So when we walked in to meet with clients, I discovered that, often times, my juniors would have to explain to their clients that no, no, no, they had brought the big boss in to meet with them – that I was the boss.
I realised that it was not helpful to my team and that I needed to up my game and display the kind of confidence right up front that their boss, the senior person, should have.
So that’s where I started to be much more intentional and conscious about how do I best display confidence when I’m walking in to a new situation, to a situation where I’m entering a meeting room, perhaps meeting people for the first time at a senior level.
So the first strategy that I used was…
How to enter the room
I know it sounds simple but it has a few steps. So before going in, actually say, remind myself, “Okay, I’m going to be on now. It’s show time and I know what I’m going to say.” So I’d have it all ready in my mind and I would prepare the first thing that I was going to say beforehand.
Then we would open the door, stride in, and I would make sure that I was going in first and I would walk confidently, stand with good posture, go right up to the senior person that I was supposed to interact with, shake his hand, look him right in the eye, smile – I’m a big fan of smiling – and say, “Henry, great to meet you. I really enjoyed that Wall Street Journal article about you last week.” Or something like that.
Right away, I wanted to make that connection. I wanted to be the first to engage and display my confidence in that way and I would also say, “Oh, yes I’m the head of this or so and so of that.” And that seemed to work really well for me.
The second strategy was when we all sat down. Then it was about how I physically appeared in the room and how I utilised the room.
Own your space and project authority
In terms of this strategy number two, it was all about first taking up my space, making sure I had a proper space at the table, that I was sitting upright, sitting straight in my chair, full on and taking up that whole piece of the water front, if you will, of my side of the table. Whatever I did, I was not going to perch on the corner or kind of sit squished to one side.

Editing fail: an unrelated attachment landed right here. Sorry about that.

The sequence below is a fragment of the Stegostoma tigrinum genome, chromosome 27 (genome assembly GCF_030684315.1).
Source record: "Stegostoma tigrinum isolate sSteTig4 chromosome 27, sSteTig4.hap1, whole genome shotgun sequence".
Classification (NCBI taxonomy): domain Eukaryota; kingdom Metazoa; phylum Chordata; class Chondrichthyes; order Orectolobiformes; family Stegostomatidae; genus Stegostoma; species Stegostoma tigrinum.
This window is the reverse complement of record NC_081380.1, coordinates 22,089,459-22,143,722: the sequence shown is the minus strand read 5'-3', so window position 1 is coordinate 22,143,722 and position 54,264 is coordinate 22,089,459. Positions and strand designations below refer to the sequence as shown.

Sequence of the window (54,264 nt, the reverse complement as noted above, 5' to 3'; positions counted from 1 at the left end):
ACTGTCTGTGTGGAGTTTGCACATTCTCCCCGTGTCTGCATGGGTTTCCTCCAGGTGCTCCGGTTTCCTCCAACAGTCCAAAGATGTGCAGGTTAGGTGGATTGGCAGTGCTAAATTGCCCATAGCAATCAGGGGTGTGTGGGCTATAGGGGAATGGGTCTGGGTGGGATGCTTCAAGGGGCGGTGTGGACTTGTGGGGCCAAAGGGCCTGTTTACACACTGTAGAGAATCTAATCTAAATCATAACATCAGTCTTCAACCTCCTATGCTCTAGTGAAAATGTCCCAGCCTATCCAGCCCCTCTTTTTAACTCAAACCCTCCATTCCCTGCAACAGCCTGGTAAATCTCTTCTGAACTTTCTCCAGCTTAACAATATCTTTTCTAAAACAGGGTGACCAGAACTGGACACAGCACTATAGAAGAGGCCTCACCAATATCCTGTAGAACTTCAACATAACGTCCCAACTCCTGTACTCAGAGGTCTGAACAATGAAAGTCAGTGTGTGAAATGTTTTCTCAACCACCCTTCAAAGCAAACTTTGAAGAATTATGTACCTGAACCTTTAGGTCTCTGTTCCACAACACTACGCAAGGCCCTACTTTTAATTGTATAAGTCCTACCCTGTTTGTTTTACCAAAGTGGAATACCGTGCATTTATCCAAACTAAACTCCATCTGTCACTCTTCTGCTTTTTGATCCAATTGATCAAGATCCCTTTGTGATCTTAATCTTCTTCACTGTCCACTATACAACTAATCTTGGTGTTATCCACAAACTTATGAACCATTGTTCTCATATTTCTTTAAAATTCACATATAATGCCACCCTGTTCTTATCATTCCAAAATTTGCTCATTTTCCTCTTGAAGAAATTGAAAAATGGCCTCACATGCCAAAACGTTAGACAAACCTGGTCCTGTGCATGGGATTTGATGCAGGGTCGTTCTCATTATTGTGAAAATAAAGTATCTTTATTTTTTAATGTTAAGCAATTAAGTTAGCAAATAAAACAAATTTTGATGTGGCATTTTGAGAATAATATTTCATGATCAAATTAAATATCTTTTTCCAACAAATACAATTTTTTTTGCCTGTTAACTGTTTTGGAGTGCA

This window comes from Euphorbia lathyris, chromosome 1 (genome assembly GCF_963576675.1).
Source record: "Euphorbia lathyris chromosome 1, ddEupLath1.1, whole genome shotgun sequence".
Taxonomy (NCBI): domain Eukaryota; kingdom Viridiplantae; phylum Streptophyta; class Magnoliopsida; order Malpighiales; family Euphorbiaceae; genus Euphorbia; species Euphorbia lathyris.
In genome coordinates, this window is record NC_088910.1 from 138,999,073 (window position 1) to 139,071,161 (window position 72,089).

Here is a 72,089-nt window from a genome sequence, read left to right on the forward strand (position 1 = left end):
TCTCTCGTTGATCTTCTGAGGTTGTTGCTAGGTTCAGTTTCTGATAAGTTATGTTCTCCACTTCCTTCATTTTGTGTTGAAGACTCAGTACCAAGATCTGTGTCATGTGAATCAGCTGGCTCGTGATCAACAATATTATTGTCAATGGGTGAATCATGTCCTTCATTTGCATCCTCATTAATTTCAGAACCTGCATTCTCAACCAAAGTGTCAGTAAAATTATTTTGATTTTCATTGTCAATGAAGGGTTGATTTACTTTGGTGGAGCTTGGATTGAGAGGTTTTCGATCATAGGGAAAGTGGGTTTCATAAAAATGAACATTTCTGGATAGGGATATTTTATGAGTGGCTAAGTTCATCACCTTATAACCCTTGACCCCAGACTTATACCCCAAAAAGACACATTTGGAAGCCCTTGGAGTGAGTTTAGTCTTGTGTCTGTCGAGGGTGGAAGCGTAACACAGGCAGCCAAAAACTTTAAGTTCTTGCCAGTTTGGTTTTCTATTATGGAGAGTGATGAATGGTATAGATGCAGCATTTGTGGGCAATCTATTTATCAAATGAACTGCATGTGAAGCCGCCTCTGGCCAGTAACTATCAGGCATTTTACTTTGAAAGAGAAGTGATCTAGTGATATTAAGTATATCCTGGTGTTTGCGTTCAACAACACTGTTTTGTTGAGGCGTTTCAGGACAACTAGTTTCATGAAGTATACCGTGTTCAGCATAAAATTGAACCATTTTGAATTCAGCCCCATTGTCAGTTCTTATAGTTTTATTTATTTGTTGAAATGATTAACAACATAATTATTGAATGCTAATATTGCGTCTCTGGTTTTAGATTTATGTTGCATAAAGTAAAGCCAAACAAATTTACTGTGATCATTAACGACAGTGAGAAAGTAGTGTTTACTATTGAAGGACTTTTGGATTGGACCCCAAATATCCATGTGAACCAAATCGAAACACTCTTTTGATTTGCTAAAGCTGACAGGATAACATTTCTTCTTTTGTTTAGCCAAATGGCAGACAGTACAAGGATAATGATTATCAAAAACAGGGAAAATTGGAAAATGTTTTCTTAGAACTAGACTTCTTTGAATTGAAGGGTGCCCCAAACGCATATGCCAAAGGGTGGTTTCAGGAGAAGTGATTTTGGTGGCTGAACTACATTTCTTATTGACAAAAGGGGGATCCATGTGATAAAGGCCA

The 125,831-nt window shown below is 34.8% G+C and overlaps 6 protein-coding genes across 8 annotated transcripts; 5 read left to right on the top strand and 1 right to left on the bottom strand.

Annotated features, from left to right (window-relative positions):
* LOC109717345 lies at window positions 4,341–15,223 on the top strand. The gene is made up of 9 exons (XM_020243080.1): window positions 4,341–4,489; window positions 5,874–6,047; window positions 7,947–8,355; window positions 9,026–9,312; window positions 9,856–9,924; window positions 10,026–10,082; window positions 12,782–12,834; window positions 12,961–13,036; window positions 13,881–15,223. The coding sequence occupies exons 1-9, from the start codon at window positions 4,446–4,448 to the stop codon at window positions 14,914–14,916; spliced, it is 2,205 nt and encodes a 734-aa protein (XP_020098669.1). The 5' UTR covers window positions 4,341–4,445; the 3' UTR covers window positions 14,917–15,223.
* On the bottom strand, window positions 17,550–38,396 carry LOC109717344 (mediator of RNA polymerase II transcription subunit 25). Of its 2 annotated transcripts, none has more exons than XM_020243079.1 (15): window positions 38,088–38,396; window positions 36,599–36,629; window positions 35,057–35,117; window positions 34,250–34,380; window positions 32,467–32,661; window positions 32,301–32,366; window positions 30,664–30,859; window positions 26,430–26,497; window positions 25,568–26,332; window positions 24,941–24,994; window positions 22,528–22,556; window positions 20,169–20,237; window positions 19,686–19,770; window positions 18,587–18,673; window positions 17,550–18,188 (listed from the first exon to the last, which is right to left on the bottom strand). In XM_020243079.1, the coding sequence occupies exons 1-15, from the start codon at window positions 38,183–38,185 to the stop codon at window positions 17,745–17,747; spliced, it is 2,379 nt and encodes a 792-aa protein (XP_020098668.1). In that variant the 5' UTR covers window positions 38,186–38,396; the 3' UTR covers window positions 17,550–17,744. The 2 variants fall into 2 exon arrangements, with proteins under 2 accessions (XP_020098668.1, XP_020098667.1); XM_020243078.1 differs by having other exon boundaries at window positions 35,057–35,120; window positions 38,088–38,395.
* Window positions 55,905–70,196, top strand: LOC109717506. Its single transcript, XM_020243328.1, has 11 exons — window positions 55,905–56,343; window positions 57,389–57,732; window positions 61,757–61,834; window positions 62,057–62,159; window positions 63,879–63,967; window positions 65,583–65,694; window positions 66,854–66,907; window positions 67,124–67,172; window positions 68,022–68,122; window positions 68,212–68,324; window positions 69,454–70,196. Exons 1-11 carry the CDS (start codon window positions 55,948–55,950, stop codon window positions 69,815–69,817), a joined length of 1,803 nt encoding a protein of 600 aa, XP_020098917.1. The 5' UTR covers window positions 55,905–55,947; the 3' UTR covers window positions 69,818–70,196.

I was going to take up my space and then make eye contact – really important. Now I’m assuming that you are not in a culture where eye contact is a negative so, that case aside, it’s really important to look people in the eye. Not in an aggressive or threatening way but in an open, engaged way like you’re really, really interested, which you ought to be.
And then in speaking, I would make sure I was speaking deliberately and making statements, as opposed to bringing the tone up at the end of a sentence. You know when you do that it turns into a question? It doesn’t display confidence – it’s the opposite. So I was always making statements and sounding professional.
Then the third strategy that I employed really came into play when I was being challenged.
Keep your cool
No matter how senior, great or not great we are, we’re always going to come up with situations where we are being challenged in a meeting by somebody else. In those situations, what I’ve found to be critical is to keep your cool and just not bat an eyelid, nothing like that for everybody else to say, “Wow, how professional. She’s really comfortable in her own skin.”
So, you could say any number of things. Maybe something like, “Huh, David, that’s a really interesting point. I hadn’t thought about that before. What does the rest of the room think?” Or, “Could you tell us more about that?” Or, “Have you thought about it in this following way?”
However you want to do it, it’s a little like Tai Chi – they ping one at you and then you gracefully send it right back without batting an eyelid. So you can find your own way to do that but, above all, you’ve got to just keep your cool.
So those are three strategies that you can start employing right now to help display your confidence.
How to give confidence to others
This is my favourite part because, when you give confidence to others, you gain confidence yourself and it creates a really positive virtuous cycle.
Now, as you’re doing this, very useful first to figure out any kind of background because that will help you help these others much better. So, find out why they are feeling unconfident.
Is it because it’s the first time they’ve done this? Or maybe the last few times they’ve done it, it hasn’t gone so well. Or maybe they just don’t feel prepared.
So knowing the background, it’ll help you give them better advice.
In any case, here are two kinds of situations and strategies that can help you to give confidence to others. The first set is about building their confidence beforehand and then the second kind is about giving them confidence in the moment when they’re already in the thick of it.
So the first part, helping them build confidence beforehand.
Building people's confidence beforehand
I’m reminded of when I was just starting out in banking and I was about to get on a conference call in a few days’ time to explain my analysis to a client. I still remember the client was JC Penny. And I was so nervous. Had never done this before.